Agreements were reached simultaneously with Local 802 of the American Federation of Musicians (representing the musicians of the Metropolitan Opera Orchestra) and the American Guild of Musical Artists (representing singers, dancers, and staff).
The agreements, which still must be ratified by the full membership of the unions, were reached more than a year before the expiration of the current contracts.
Both contracts are for five-year terms and call for wage freezes in the first two years followed by a 4 percent salary increase in the third year and 2 percent increases in the fourth and fifth years. The Met will also increase its contribution to pensions in the third year of the pact. In addition, the two sides agreed that the Met could stage abridged "audience development" matinees during the week.
Further provisions relating to recordings and broadcasts remain to be negotiated over the next year.
"I am very pleased that, when I retire next year, the Met will be assured of its third decade of labor harmony," said general manager Joseph Volpe in a statement, "and I am especially proud that all of our loyal company members recognized the financial situation which the Met is facing and joined with us to resolve matters thirteen months in advance to avoid any uncertainty."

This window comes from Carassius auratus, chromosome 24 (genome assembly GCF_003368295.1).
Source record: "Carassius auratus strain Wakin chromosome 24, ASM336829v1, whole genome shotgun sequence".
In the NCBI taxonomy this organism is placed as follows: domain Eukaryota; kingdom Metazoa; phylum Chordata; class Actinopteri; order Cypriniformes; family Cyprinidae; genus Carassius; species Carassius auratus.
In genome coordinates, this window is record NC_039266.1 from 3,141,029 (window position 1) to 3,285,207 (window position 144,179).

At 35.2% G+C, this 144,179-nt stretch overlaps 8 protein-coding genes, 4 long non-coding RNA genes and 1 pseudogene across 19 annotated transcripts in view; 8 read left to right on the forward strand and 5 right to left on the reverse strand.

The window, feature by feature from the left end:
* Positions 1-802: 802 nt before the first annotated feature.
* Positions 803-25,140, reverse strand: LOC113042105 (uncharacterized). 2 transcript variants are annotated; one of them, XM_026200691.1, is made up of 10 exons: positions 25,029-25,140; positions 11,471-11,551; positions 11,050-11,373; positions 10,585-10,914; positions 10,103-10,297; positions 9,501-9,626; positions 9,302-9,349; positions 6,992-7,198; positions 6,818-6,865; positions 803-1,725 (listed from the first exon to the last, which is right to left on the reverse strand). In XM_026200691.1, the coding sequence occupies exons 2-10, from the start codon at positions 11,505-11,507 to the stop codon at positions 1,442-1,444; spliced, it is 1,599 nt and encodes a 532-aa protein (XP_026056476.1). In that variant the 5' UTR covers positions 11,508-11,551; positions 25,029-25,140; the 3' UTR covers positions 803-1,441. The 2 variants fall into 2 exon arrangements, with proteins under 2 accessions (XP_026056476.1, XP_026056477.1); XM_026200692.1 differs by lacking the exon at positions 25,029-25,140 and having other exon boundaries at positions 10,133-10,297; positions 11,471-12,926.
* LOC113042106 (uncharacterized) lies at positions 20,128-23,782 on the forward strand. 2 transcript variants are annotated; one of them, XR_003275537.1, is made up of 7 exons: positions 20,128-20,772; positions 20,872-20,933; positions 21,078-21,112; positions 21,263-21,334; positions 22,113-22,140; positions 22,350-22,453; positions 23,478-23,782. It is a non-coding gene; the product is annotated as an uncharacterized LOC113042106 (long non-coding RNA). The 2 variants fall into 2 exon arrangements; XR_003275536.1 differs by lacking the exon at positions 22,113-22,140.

Alan Gordon, president of AGMA, said, "AGMA is extraordinarily pleased that the negotiating committee...has been able to successfully conclude an early and expedited renegotiation of the collective bargaining agreement between the Met and AGMA, assuring peaceful labor relations, and a contract that protects the professional and financial rewards of our members, far into the future."
David Lennon, president of Local 802, added, "In this tough economic climate, with audience attendance down, the Met and Local 802 were able to achieve an agreement that addresses the future needs of both musicians and management. By agreeing to stabilize wages for two years, the musicians secured a significant and generous pension increase."
Volpe was put in charge of the Met's labor relations shortly after a strike in 1980, and has overseen seven successful negotiations since that time, as assistant manager and general manager. He will be replaced at the end of the 2005-06 season by Peter Gelb, the former president of Sony Classical.